[Editor’s note: The STAT article that’s the subject of this post has now been retracted following our investigation showing that the physician listed as the author did not write the piece, and that the content of the article was initially crafted with the assistance of a public relations firm.]
I woke up this morning after a long holiday weekend thinking that STAT, the well-regarded science and health news outlet, would surely have addressed this article that it published on the Friday morning before Labor Day.
The opinion piece was headlined “How pharma sales reps help me be a more up-to-date doctor,” and it was written by Robert Yapundich, MD, described as a “neurologist in practice for more than 20 years.”
Yapundich praised drug salespeople for providing doctors with “vital nuggets of information on the latest treatments.”
But he failed to provide this vital nugget about himself: He’s been paid well over $200,000 from drug companies since 2015, according to the federal government’s open payments database.
Yapundich is certainly entitled to his opinion as to the merits of drug detailing, and STAT is entitled to publish them. But they’re both obligated to disclose that he’s being paid directly by the industry which profits from physician-sales rep interactions. That’s a strong conflict of interest — something we think is a growing problem in health care and health care journalism.
We were not the first to notice this problem, which was widely shared on Twitter and discussed in the comments section of Yapundich’s post.
— Zach Brennan (@ZacharyBrennan) September 1, 2017
But since it’s now been four days since the article was posted and there’s been no update or clarification, I think we’re obligated to ask: What’s going on here?
Moreover, I think it’s important for STAT to address some other questions that were raised in the comments section of the post by Charles Seife, a professor of journalism at New York University. Seife wrote:
Could STAT please reconcile the following two statements?
a) The author had not heard of a drug for Parkinson’s Disease Psychosis (implied to be Nuplazid, the only drug approved for this condition) until a recent “lunch program” with a drug rep.
b) The author was paid $5,600 on 12/8/2016 (cash, in two payments) by Acadia Pharmaceuticals for “Consulting” regarding Nuplazid, as well as two more payments of $525 on 11/23/2016 (consulting; in-kind services) and $600 (consulting; in-kind services) also regarding that same drug.
(Source for B: CMS’ Open Payments system — https://openpaymentsdata.cms.gov/physician/110034/payment-information )
If STAT is not able to reconcile these statements, it should retract the article.
I reached out to Pat Skerrett, who edits the First Opinion section for STAT. He told me that he was unplugged over the holiday weekend and that this morning was the first he’d heard of the problems with Yapundich’s piece. He said that STAT’s author agreement requires disclosure of any financial conflicts of interest, and that Yapundich hadn’t declared any. He said he had emailed Yapundich for clarification this morning and was hoping to hear back soon.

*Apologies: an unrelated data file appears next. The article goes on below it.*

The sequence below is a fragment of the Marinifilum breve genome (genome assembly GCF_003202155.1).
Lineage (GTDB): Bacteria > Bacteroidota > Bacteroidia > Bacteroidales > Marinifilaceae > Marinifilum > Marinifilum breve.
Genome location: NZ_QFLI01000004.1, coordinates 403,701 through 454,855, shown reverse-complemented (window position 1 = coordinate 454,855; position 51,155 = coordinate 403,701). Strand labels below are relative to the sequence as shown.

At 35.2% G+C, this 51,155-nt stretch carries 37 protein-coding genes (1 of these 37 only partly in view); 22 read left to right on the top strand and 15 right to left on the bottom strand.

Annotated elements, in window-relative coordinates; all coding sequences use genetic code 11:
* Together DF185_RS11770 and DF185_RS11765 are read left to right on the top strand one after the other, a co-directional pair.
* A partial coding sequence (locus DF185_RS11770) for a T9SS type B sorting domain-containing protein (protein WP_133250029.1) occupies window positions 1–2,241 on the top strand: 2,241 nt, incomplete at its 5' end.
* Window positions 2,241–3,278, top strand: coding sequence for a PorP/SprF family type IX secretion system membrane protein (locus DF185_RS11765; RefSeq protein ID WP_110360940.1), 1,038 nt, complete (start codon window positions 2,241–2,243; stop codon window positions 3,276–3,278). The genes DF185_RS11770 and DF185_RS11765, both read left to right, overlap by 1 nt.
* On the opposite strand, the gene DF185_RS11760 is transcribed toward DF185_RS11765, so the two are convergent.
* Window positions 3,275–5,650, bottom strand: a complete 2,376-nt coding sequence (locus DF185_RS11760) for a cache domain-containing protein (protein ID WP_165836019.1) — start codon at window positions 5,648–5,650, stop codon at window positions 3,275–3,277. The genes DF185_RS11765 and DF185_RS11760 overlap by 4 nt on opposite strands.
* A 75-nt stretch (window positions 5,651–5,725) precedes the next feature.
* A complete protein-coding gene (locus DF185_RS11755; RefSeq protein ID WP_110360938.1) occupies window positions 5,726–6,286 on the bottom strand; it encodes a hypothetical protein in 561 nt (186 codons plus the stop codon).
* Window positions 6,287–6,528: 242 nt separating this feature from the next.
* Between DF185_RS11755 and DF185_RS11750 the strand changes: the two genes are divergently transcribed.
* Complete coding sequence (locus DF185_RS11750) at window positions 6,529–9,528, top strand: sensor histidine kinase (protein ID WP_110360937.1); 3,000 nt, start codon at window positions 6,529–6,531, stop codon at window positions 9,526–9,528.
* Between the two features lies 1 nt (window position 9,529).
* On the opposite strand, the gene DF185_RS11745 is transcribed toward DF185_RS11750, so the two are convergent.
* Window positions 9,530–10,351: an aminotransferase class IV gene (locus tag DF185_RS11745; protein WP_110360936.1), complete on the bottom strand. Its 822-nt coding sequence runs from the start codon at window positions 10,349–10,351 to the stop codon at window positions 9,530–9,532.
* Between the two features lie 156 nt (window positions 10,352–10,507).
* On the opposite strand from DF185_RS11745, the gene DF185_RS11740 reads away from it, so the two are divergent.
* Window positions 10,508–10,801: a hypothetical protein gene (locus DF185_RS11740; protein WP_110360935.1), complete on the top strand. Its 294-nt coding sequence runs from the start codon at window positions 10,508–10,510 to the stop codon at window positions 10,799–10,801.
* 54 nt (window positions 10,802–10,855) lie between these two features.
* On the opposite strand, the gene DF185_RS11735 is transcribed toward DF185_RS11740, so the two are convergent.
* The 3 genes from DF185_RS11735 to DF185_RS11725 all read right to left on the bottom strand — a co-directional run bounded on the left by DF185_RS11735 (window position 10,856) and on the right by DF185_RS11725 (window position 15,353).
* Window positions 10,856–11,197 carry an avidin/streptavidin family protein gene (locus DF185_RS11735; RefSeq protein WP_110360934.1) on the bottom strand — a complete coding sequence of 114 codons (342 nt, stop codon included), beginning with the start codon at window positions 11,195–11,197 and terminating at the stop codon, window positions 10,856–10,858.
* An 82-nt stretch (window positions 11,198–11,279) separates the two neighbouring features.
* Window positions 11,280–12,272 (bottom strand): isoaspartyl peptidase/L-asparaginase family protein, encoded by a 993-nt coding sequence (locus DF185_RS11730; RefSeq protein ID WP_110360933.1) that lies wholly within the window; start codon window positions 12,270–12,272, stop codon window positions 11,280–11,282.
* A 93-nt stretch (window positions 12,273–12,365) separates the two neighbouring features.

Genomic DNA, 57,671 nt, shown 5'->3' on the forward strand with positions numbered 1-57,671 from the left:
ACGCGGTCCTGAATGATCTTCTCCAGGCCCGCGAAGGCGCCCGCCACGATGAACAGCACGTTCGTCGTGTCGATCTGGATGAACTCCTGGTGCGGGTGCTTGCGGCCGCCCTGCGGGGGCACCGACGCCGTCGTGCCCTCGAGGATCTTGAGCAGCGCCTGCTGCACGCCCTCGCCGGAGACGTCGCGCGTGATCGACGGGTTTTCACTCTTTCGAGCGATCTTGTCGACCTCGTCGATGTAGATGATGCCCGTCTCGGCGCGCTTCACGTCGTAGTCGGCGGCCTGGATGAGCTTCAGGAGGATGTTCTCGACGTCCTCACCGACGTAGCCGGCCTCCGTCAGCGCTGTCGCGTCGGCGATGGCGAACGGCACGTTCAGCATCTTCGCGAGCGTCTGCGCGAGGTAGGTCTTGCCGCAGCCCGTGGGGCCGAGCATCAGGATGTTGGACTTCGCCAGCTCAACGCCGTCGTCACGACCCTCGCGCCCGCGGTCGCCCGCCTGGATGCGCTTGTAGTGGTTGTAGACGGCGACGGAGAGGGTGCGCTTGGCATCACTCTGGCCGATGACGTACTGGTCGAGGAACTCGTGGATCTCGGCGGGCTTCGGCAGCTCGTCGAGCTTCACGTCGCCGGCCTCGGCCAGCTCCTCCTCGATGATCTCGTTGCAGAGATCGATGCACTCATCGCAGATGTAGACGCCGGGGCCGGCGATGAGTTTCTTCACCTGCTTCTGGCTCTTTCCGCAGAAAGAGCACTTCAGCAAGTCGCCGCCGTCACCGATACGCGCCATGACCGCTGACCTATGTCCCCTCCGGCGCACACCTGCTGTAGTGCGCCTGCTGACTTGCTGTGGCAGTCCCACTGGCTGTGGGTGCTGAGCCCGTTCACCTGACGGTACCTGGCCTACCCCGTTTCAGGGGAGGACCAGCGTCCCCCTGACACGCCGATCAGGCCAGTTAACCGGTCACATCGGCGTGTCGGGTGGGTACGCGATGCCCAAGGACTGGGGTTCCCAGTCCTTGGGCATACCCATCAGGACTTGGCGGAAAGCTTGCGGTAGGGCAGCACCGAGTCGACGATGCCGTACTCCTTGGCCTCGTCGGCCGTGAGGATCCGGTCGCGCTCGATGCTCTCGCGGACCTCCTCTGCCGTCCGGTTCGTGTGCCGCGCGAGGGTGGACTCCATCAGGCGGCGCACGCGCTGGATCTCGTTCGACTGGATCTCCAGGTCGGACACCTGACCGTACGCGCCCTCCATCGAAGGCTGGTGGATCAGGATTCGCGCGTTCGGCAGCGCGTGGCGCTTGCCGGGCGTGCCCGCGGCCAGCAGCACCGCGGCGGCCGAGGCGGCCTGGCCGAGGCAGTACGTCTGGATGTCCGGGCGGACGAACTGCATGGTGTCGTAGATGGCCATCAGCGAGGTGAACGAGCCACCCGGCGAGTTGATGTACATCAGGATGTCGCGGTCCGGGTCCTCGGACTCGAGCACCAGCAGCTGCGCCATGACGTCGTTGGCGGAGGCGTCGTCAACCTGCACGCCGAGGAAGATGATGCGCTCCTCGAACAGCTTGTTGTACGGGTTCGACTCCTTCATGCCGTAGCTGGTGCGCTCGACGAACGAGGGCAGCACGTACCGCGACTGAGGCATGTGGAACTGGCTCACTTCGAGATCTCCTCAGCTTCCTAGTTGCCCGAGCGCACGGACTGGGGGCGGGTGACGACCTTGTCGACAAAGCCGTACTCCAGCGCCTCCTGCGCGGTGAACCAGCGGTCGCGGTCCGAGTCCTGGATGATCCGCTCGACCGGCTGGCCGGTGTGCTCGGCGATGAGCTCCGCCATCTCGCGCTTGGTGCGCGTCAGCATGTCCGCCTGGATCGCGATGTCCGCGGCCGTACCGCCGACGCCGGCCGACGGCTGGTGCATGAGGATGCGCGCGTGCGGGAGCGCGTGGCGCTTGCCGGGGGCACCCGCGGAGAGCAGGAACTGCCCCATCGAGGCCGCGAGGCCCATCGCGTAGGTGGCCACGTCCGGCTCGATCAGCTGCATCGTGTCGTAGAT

“It disturbs me a lot,” Skerrett said, referring to Yapundich’s apparent failure to disclose significant conflicts of interest.
He said that he was especially concerned that there might be “dishonesty” in how Yapundich framed the anecdote about Nuplazid — something which he said “very well could lead” to STAT issuing some kind of clarification or correction on the piece.
We’ve written plenty about Nuplazid, and how the company PR and related news coverage tended to downplay the significant harms and high cost of the drug, and gloss over the skimpy supporting evidence.
In its own news coverage about the drug, STAT noted that “for every two patients who are expected to achieve ‘much improved’ status as a result of Nuplazid, one patient experiences a serious adverse event.”
What are the chances that company sales reps are going to fill doctors in about these messy details, which conflict with the optimistic anecdote that Yapundich shares about the drug in his essay?
My guess is that they’re not good. That’s one reason why some academic medical centers are restricting visits by pharmaceutical sales reps, and perhaps why those restrictions are associated with reduced prescribing of brand name drugs and higher use of generics.
But we’ve also criticized its practice of accepting sponsorship from PhRMA (the Pharmaceutical Research and Manufacturers of America) for its Morning Rounds email — as well as other drug industry funding.
We think that such arrangements represent a serious conflict of interest. They are tone deaf and should raise questions in the minds of readers about how their news gets made and whose interests are being represented.
Those questions become even more relevant in the wake of an article like this one.
STAT has revised the bio at the end of Dr. Yapundich’s article to include relevant financial disclosures (see below). We are working on a follow-up post that will address this and other issues related to the op-ed.
Robert Yapundich, M.D., is a neurologist practicing in Hickory, N.C., and a member of the Alliance for Patient Access. The alliance, which receives funding from pharmaceutical companies, supports regulations that expand manufacturers’ ability to discuss off-label uses, particularly those that are accepted in compendia and practice guidelines or reimbursed by the government and insurers. According to OpenPaymentsData, Dr. Yapundich was paid $332,294 by industry between 2013 and 2016.
Editor’s note: This article was updated to include Dr. Yapundich’s ties with industry, which were not disclosed to STAT.